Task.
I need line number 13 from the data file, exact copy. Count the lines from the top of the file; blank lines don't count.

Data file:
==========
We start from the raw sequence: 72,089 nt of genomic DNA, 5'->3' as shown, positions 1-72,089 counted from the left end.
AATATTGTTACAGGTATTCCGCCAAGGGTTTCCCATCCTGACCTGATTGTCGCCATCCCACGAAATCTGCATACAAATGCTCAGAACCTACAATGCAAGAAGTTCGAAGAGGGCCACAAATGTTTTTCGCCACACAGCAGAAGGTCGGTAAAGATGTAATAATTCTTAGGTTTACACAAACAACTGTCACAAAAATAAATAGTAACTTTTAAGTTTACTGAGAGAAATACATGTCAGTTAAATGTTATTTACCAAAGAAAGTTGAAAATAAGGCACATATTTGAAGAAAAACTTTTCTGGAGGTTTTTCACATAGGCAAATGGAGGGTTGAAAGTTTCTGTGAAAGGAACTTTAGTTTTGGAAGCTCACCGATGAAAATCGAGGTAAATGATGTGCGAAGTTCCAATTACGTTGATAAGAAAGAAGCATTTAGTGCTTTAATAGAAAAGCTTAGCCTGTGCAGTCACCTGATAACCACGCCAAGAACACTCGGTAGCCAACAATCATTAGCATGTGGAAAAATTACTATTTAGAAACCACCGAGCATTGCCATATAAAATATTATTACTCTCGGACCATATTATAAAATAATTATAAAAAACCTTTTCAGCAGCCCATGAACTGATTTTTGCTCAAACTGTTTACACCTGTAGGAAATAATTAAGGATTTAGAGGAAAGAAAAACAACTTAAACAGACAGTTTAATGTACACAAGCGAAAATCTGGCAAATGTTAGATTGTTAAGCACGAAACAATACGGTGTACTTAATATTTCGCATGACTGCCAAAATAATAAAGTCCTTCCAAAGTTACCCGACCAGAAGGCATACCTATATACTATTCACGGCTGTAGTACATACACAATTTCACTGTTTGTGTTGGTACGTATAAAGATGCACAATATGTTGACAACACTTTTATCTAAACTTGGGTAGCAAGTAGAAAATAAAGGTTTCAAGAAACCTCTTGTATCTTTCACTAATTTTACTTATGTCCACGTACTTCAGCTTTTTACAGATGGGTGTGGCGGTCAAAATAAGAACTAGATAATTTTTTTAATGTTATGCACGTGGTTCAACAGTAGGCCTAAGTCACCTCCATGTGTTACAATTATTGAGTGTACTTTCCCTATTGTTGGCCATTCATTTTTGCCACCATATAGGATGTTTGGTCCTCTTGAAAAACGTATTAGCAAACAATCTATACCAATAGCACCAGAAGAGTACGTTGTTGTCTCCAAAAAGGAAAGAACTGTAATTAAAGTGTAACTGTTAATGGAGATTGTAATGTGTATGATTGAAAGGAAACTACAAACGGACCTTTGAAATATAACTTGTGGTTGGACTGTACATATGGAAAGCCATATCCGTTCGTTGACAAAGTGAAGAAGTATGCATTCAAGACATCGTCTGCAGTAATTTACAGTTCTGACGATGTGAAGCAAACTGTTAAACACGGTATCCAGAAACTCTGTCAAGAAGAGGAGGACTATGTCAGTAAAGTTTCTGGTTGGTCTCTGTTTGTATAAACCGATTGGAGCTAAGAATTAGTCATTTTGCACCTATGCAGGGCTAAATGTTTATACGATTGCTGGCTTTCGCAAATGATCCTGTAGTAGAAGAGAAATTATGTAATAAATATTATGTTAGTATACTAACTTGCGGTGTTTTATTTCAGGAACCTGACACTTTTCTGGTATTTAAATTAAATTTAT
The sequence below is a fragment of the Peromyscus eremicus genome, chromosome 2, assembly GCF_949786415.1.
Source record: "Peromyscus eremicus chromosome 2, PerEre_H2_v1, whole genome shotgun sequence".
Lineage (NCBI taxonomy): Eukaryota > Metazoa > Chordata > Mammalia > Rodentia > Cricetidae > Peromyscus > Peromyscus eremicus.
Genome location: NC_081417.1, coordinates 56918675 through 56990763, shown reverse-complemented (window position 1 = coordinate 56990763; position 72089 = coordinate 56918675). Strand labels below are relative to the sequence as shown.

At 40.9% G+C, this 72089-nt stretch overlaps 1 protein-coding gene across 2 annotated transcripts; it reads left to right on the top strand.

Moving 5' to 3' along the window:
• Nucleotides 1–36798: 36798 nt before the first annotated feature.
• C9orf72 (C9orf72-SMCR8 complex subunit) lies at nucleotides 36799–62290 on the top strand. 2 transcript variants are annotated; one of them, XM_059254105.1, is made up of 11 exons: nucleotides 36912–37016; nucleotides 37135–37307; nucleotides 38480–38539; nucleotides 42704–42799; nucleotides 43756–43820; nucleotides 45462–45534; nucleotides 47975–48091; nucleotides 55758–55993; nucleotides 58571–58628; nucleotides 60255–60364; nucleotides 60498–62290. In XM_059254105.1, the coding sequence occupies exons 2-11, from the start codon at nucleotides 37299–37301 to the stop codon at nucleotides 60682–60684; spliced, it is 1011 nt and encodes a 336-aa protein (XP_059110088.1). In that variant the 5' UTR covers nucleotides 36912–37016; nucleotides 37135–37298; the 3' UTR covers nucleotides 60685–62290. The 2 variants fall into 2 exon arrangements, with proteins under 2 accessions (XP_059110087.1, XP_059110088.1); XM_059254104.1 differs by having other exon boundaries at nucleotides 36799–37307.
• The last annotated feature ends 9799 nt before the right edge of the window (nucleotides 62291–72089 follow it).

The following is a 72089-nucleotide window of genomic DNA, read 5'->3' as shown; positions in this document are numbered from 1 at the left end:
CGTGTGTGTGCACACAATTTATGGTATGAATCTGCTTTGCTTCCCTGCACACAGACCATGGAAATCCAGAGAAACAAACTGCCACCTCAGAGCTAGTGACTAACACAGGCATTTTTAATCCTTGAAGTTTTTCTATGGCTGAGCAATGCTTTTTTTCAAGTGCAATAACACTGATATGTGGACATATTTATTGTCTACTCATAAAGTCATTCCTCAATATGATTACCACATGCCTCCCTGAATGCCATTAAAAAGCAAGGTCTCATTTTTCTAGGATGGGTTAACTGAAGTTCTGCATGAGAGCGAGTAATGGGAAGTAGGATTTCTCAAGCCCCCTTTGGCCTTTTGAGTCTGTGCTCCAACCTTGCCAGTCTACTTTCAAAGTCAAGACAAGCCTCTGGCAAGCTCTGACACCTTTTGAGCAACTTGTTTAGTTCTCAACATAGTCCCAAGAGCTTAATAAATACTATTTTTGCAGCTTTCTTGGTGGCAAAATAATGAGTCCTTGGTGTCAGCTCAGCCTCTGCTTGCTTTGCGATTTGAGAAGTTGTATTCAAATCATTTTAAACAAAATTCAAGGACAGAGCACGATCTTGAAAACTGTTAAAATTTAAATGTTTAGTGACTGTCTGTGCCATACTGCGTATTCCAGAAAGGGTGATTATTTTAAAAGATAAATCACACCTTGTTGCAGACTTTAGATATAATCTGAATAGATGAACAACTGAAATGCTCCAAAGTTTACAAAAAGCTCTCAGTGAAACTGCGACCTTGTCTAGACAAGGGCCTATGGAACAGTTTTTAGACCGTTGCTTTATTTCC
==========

CGTGTGTGTGCACACAATTTATGGTATGAATCTGCTTTGCTTCCCTGCACACAGACCATGGAAATCCAGAGAAACAAACTGCCACCTCAGAGCTAGTGACTAACACAGGCATTTTTAATCCTTGAAGTTTTTCTATGGCTGAGCAATGCTTTTTTTCAAGTGCAATAACACTGATATGTGGACATATTTATTGTCTACTCATAAAGTCATTCCTCAATATGATTACCACATGCCTCCCTGAATGCCATTAAAAAGCAAGGTCTCATTTTTCTAGGATGGGTTAACTGAAGTTCTGCATGAGAGCGAGTAATGGGAAGTAGGATTTCTCAAGCCCCCTTTGGCCTTTTGAGTCTGTGCTCCAACCTTGCCAGTCTACTTTCAAAGTCAAGACAAGCCTCTGGCAAGCTCTGACACCTTTTGAGCAACTTGTTTAGTTCTCAACATAGTCCCAAGAGCTTAATAAATACTATTTTTGCAGCTTTCTTGGTGGCAAAATAATGAGTCCTTGGTGTCAGCTCAGCCTCTGCTTGCTTTGCGATTTGAGAAGTTGTATTCAAATCATTTTAAACAAAATTCAAGGACAGAGCACGATCTTGAAAACTGTTAAAATTTAAATGTTTAGTGACTGTCTGTGCCATACTGCGTATTCCAGAAAGGGTGATTATTTTAAAAGATAAATCACACCTTGTTGCAGACTTTAGATATAATCTGAATAGATGAACAACTGAAATGCTCCAAAGTTTACAAAAAGCTCTCAGTGAAACTGCGACCTTGTCTAGACAAGGGCCTATGGAACAGTTTTTAGACCGTTGCTTTATTTCC